Airbnb popularity is on the rise in western Mass. ahead of leaf peeping season

Western Mass News is getting answers on why so many are turning to home-sharing stays like Airbnbs rather than hotels.
Published: Sep. 27, 2022 at 11:06 PM EDT
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SPRINGFIELD, Mass. (WGGB/WSHM) - It has been less than one week since the official start of fall, which is a popular time for tourists to flock to New England, especially here in western Massachusetts.

However, where are all these visitors staying?

Western Mass News is getting answers on why so many are turning to home-sharing stays like Airbnbs rather than hotels.

“Anywhere in New England in the fall is gorgeous,” said Springfield Airbnb host Kristen Tortoriello.

Fall foliage has not peaked yet, but leaf peepers will soon be on their way. During the autumn months, western Massachusetts typically sees an influx of visitors from near and far, but with more travelers comes a need for more places to stay.

“You can find Airbnb hosts and listings in many towns where there are no hotels or where there are very few hotel options,” said Airbnb’s Director of Trust and Safety Communications Ben Breit. “There are plenty of great options throughout the more rural parts of Massachusetts.”

Airbnb is a home-sharing and short-term rental company founded in 2008 with rentals in over 220 countries and 100,000 cities big and small.

However, in recent years, the booking company has drastically expanded, and one of the driving factors is the COVID-19 pandemic.

“As people were looking to get out of their homes, but wanted to do so in a safe and responsible way, they found that they could do so in an Airbnb listing,” Breit told us. “Socially distancing, and not being in a crowded hotel at a time, where many folks were uncomfortable with that.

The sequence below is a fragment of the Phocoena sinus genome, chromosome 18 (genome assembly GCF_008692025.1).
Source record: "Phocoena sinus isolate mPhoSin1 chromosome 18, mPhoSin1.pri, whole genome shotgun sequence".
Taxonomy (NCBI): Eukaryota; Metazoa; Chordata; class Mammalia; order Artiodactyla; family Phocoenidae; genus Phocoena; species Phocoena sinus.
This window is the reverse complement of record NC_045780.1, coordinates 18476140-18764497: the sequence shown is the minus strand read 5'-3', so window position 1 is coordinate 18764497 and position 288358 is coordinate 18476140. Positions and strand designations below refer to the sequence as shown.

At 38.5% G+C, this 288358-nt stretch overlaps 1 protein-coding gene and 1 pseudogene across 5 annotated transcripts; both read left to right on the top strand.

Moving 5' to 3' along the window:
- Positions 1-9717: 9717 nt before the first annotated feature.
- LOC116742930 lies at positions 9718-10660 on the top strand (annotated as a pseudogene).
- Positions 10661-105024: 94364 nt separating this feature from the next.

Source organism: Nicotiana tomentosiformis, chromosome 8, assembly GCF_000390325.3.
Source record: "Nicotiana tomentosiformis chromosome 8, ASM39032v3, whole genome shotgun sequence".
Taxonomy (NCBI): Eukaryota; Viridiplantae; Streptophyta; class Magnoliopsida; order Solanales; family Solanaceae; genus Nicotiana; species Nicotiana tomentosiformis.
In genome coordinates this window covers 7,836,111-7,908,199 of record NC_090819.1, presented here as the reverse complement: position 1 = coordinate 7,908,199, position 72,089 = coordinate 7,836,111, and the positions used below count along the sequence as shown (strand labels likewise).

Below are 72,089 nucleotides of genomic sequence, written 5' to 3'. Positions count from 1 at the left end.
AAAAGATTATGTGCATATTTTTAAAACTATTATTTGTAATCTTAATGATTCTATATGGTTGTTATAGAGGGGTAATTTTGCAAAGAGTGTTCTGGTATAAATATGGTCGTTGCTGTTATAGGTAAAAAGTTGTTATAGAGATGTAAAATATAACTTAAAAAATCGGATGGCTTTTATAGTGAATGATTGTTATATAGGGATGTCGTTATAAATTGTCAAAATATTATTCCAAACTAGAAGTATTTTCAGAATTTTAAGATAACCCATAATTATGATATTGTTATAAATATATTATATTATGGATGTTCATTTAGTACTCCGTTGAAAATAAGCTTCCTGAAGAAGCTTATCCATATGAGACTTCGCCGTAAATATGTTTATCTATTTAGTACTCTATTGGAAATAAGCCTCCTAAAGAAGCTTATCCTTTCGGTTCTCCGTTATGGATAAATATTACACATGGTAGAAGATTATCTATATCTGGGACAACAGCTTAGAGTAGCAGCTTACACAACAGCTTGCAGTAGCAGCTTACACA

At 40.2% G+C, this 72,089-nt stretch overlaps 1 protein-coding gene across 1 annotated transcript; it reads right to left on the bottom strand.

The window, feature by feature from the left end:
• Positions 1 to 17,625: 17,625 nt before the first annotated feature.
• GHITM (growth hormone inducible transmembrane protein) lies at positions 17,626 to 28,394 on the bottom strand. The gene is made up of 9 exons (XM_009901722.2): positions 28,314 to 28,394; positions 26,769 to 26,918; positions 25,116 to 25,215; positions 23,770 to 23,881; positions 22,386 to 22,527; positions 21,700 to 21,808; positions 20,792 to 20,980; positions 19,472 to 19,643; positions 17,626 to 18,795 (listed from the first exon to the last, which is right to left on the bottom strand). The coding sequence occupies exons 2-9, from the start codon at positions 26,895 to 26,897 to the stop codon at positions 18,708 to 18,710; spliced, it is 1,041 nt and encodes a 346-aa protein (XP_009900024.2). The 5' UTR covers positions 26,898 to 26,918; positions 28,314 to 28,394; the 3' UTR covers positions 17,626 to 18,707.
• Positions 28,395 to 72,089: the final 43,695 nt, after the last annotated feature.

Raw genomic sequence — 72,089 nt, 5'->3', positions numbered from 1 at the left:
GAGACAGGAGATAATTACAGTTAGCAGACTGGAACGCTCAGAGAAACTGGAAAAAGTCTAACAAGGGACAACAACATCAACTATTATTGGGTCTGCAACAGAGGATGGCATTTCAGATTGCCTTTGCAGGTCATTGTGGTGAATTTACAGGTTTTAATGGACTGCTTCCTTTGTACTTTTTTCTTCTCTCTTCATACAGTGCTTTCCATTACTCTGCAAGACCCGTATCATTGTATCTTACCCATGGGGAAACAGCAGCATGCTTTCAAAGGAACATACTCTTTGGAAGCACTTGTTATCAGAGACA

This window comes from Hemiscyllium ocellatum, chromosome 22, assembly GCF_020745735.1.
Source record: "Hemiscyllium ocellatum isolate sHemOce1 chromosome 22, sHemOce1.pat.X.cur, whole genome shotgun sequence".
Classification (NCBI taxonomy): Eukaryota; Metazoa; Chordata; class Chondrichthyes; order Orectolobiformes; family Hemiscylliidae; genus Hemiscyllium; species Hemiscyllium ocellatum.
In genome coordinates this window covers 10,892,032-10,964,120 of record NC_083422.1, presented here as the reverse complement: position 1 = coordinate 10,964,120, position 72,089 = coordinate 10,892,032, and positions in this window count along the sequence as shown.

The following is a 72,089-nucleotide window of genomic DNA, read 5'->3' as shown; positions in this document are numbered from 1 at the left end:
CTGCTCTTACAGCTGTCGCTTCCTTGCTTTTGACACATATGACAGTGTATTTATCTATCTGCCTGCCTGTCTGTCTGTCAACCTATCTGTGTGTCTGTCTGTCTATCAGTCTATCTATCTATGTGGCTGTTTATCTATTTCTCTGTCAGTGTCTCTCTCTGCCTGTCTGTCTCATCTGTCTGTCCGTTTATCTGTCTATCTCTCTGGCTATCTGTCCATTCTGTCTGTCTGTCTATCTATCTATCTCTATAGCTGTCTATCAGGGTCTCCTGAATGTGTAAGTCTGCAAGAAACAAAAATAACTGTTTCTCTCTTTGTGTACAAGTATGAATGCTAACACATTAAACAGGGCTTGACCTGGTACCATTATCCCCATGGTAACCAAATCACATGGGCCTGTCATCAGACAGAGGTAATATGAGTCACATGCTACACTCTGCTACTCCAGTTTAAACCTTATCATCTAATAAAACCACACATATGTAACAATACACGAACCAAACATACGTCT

Breit told Western Mass News that as the popularity for the company grows, they are working to ensure a pleasant stay for both guests and hosts, which includes no parties.

A new feature added to Airbnb listings in Massachusetts and across the country is anti-party technology. It provides tools to identify high-risk reservations and stop them from going through.

“So what this technology does, it looks at certain tributes of the reservation which could be indicative of a non-authorized party,” Breit explained. “Every once in a while, there are folks who are not looking for the right reasons for not being honest about their intentions, and who might be trying to throw an unauthorized party, so it is a big priority for us to try to the best of our abilities to stamp that out.”

The technology requires guests to verify that they are who they say they are, looking at how long guests are looking to rent for, the location, the age of the guests, and how long they have had an account with Airbnb.

However, for Kristen Tortoriello, her experience as an Airbnb host has been overwhelmingly positive.

“It’s perfect,” she told us. “It’s a nice little quiet area to study and it’s off campus away from the chaos.”

Totoriello bought the property with her husband in the fall of 2018, hoping to provide a welcoming place for visitors in western Massachusetts.

She told us that her list of guests ranges from doctors and nurses during the peak of the pandemic to families with kids to Big E vendors and students.

“We do get people traveling to hike and things like that,” she said. “We have Monson Academy right over the border, and we have had two families come already and stay for a couple of nights, helping their children move in, and we have Western New England University right here.”

Tortoriello said that she prefers a short-term rental over a hotel because she appreciates the personal feel of a home.

“I love getting to know the hosts and hearing why they host and seeing the different things they do, and then bringing the good stuff,” she said. “You know, the stuff that I like to see, to my Airnnb.”

Breit said that he only sees their popularity increasing.

“What we’re really seeing and anticipating is the travel rebound of the century,” he told us. “We are seeing a lot of folks who are just kind of going to really scenic lake towns and mountains, wherever it may be, not just for three days, but maybe for three months. And if you were staying for that long, we really do want the comforts of a home.”